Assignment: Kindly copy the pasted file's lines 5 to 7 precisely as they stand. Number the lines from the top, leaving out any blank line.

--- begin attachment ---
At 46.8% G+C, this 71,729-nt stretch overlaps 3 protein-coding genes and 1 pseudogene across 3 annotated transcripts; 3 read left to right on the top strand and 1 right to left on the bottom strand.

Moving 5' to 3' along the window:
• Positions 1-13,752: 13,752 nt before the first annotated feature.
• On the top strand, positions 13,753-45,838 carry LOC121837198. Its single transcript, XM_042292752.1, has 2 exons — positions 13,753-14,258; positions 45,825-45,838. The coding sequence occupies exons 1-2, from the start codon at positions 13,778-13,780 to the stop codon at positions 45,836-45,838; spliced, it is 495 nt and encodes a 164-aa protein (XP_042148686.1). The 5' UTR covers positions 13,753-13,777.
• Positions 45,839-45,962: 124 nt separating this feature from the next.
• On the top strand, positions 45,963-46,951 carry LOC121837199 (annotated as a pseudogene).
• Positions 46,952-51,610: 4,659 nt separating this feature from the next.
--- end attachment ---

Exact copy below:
• Positions 45,839-45,962: 124 nt separating this feature from the next.
• On the top strand, positions 45,963-46,951 carry LOC121837199 (annotated as a pseudogene).
• Positions 46,952-51,610: 4,659 nt separating this feature from the next.